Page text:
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Analyst predicts another US market crash next month

business Updated: Aug 22, 2010 12:53 IST

Storm clouds are gathering over the US market with a renowned American analyst betting on a huge crash next month.

The crash prediction was made after 'Hindenburg Omen' --named after an ill-fated German plane that crashed in 1937--was sighted on the technical charts by Jin Miekka, who is credited with making several accurate market-linked forecasts before.

The 'plane of bad omen' is now a euphemism for a crash much bigger than just a bearish trend.

Based on a study of technical trends, Miekka predicts the meltdown could be in September.

Wall Street has been abuzz over whether the Omen, for which names like Titanic--after the luxury liner that sank on its maiden trip--was also in contention but discarded because it has already been used, would come true.

Amid an increasingly volatile US market, investors have been searching for any clues about stock's direction, especially in the past week where major indices fell more than three per cent.

There were 92 companies that hit new 52-week highs on Thursday (August, 14), or 2.9 per cent on the New York Stock Exchange. There were also 81 new lows, or 2.6 per cent of the total. Each number must exceed 2.5 per cent for the Omen to occur.

Marketmen in India, meanwhile, say Hindenburg threat is far from its shores.

Bourses here are aflush with FII investment and, according to analysts, there has not been a single day since July when Foreign Institutional Investors (FIIs) have turned net sellers.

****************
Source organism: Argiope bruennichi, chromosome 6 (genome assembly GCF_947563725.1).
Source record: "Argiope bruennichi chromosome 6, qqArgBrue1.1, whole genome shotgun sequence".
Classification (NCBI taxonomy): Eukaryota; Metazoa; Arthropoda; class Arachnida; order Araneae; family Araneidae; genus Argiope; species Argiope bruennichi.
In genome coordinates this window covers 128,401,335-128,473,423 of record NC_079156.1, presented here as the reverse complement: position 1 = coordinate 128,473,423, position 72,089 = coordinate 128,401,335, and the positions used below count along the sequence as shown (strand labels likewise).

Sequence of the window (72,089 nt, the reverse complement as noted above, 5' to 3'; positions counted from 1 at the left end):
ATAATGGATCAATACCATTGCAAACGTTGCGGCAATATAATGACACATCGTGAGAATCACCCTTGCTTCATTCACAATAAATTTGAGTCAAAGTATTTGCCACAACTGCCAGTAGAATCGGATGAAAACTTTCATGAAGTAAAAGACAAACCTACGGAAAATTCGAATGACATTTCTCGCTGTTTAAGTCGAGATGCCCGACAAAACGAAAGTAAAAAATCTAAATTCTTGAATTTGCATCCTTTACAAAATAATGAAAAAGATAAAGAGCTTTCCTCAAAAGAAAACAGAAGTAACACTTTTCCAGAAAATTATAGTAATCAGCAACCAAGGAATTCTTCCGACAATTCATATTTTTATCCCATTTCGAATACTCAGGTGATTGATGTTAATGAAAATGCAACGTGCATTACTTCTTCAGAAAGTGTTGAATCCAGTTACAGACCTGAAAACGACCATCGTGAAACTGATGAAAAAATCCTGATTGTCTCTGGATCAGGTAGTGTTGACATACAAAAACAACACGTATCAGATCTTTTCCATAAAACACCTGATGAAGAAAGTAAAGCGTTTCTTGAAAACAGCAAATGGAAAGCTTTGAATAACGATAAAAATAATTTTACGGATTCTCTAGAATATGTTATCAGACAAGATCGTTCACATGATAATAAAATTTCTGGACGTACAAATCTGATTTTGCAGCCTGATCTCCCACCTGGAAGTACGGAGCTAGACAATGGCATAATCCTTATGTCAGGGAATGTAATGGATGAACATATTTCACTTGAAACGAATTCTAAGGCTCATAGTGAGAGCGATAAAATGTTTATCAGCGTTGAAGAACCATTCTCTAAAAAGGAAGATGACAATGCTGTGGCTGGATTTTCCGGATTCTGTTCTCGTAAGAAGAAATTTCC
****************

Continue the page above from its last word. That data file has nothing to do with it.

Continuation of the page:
"When bears cannot control the markets, they have to come out with some theories -- be it is charts, patterns, astrological fall or even theoretical envisaged corrections," CNI Research Kishore P Ostwal said.

Other criteria for the Omen to occur include a rising 10-week moving average for New York Stock Exchange (NYSE) and negative Mc-Clellan Oscillator, a technical indicator measuring market volatility.

Many FIIs feel that even the Indian markets are expensive at the moment.

Analysts are not ruling out correction of eight to 10 per cent before the start of the next wave in the market.

"We believe that there is no case of reversal of market, though chances of correction always looms large. Every dip should be used as an opportunity to invest till the end of December 2014," analysts feel.

There are no signs of Indian markets being in overbought zone, they said.

Investors may continue in their exercise of value picking. With the government on a sell-off spree till March 2011, its policies are likely to remain market friendly.